Did Duke Reid approve your song?
The song the Green Green Grass of Home he approved it for me to record one Monday evening. And then after, me and other singers they select that Sunday, go to record the Monday evening. But something happened with the musicians them. They had some problems so they had to cancel the session. They canceled out the session and I never really go back. Move on. To different sessions.
So what did you record after Envious/Badmind Grudgeful?
So I did that song and another song named Wailing Time. As The Robins. With a guy named Winston Neufil. Two of we, used to sing together as The Robins. Then we leave from The Robins to The Rocking Horse, [Winston Neufil and Junior Green] with [produced by] Ernie Smith. Ernie Smith gave us that name. So we go to the Federal recordings, that’s when Ernie was with the Khouris. At that time the Khouris used to own Federal Records. And we went down there and Ernie Smith recorded two songs with us. We recorded one called Weeping And Wailing and one named Rebel Too Hot. And then we did enter the festival [1971 contest] too. So Ernie Smith recorded the festival song [Festival Bells] and that’s how he gave we the name called The Rocking Horse.
And what happened to Rocking Horse?
We go to Randy’s and we record some tunes there for Randy’s. We record some songs, Righteous Man, [solo single] Some A Dem Ago Shame, and quite a few songs. On the majority of Jimmy London songs, it’s me that sings the backing vocals. And we did have problems with the group so I just left the group. Leave the group and then branch out by myself.
Why did it finish?
Why The Rocking Horse finished is me is a man who takes my talent serious. My career serious. And them boy now, when we went to rehearse, we set aside a couple of evenings to rehearse. At that time I lived in Allman Town and all three of us live in Allman Town. But when I reached the rehearsal spot, and when me waiting upon them to rehearse, they used to have a big yard now where they would go and play the domino and smoke, you know? And that time I waited upon them for rehearsal and I don’t see them turn up. So I did just get fed up of that. I just leave them.
And it says on your website that you sang on Niney’s Blood and Fire?
Yeah, yeah, yeah. Sing the backing vocals. Me and one guy named Junior Rocking [assume this is Junior Green]. We go down Greenwich Farm and practice the harmony with Niney. And then with the Soul Syndicate band. And so that’s how that song come.
And Niney he had a problem with that song with Bob Marley.
No, well, I don’t know about that.
You just recorded it and gone.
Yeah, just sing the backing (sings) “Blood, blood, blood and fire” that’s it.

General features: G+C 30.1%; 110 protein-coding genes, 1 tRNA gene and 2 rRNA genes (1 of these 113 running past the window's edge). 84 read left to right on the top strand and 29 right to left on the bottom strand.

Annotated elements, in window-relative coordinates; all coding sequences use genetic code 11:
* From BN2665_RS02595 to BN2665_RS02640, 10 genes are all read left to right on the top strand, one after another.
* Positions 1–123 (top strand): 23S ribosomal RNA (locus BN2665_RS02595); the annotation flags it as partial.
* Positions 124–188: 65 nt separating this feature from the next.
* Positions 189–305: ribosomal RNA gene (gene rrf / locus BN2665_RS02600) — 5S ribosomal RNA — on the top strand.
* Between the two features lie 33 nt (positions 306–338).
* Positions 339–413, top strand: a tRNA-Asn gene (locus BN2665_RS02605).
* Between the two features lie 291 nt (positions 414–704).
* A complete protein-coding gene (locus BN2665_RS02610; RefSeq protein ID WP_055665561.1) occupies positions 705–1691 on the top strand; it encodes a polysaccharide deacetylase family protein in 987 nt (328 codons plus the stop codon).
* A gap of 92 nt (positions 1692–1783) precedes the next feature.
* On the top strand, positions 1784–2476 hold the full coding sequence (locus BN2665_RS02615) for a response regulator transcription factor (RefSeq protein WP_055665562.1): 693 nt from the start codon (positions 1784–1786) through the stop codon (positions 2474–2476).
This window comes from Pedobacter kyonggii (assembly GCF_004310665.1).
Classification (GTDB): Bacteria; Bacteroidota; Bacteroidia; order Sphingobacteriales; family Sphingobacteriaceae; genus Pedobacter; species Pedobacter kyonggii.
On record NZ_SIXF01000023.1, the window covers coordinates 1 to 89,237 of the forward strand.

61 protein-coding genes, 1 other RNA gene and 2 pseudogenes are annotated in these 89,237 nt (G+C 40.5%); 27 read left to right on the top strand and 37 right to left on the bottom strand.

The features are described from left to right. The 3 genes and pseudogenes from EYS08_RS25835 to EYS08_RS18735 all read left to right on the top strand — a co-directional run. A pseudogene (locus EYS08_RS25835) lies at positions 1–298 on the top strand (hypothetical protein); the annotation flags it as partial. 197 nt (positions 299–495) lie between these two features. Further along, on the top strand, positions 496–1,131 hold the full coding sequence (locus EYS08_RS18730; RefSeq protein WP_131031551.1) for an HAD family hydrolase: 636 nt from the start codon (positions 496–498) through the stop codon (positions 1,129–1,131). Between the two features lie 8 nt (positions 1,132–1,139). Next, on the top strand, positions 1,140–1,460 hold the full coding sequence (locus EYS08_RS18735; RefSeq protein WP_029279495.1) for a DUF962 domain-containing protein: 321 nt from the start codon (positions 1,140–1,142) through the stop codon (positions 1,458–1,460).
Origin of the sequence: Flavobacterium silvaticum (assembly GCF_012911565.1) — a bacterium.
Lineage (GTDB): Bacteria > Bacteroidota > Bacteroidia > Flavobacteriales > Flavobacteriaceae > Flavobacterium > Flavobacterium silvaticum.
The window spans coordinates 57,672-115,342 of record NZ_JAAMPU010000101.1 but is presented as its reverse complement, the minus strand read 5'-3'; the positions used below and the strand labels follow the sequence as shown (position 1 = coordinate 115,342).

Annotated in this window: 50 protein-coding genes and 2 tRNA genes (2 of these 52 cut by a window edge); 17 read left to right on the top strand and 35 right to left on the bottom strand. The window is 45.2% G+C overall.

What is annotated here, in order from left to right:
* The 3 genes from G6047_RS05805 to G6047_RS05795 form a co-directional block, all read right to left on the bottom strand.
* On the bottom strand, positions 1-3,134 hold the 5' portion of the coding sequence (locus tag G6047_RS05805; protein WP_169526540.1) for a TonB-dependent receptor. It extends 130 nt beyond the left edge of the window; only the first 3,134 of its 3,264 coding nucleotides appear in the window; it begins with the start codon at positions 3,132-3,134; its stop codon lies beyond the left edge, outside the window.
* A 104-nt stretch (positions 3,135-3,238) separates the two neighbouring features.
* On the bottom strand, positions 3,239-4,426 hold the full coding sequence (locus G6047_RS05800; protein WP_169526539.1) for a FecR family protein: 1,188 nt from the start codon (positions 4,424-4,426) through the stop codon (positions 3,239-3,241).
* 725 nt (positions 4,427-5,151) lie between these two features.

Tell me about how you took the name Keith Poppin…
Keith Poppin, well you know at that time we did have Slim Smith, may his soul rest in peace, and so he said “You want a catchy name”. And we just came up with the name, me and Jimmy London because me and Jimmy London we’d hang out and things like that. We just said “What do you think about Keith Poppin?” So that’s how the name come up as Keith Poppin.
So what happened after you left Rocking Horse?
From leave them now, go to Prince Tony. I do a couple of songs. And I did Man Of My Word. I do Long Shot Kick The Bucket. I did a six-in-one for Prince Tony. And I did another song with the Chosen Few. Doing the backing vocals. And then after Prince Tony I leave. I go to Lloyd Campbell, the Spider-Man label. And I am the first singer when Lloyd Campbell come to Jamaica who sing for him. Same Thing for Breakfast Same Thing for Dinner. That’s the first song Lloyd Campbell ever recorded. And then I introduced Lloyd Campbell to all the radio stations, the records. Lloyd Campbell used to live in England and then he migrated to Jamaica. He did have the song and he brought the lyrics and said somebody told him that I can sing the song because I have that deep baritone voice. I hit the song and the song was a hit.
I recorded quite a few good songs for Lloyd Campbell. Then I bring on Jimmy London to Lloyd Campbell, then I bring on Freddie McKay, Joy White and Joy White sang “All them a try to fight down I, just a dread out deh” [Dread Out Deh]. I do the whole Spider-Man label, it’s me it started from. It’s me who bring him because he never knew nobody when he came to Jamaica. He was working with a dry cleaner. A lot of people don’t know that he was working at a dry cleaner.
He had the tracks and he had the lyrics and when he came down to Jamaica now we went to Harry J studio and we get Ansel Collins one Friday night. Ansell Collins came through and put on the keyboards on the song. And then we voiced the song and mixed the song. And so there comes the hit. And then after that now he could give up the cleaner job and all those things there and then that’s how it goes. But it’s me who introduced him and it’s me that bring him come and make him know everybody in Jamaica. So all that never know that they can hear that. It’s me that bring him in it.
Did you stop recording for Spider-Man?
Yeah. After I do the singing and record for him and things like that and he gets to know everybody now in the business, he changed. Like no disrespect, may his soul rest in peace, but he thought he could do without me now. As usual, he is not the only one who stays like that. Then he moves on to different people. But I already make him know everybody, let him in. I introduce him to the radio man, so that’s just how it go, you know? So that’s how it goes with me and him. Then I go to Phil.
I go to Phil Pratt. And then do Envious, the Envious album. And then Phil Pratt did another album marked Pop Inn. And things like that. And I sang the backing vocals on a Pat Kelly song, the one that said [Sings] “It’s hard to build a better nation with different races”…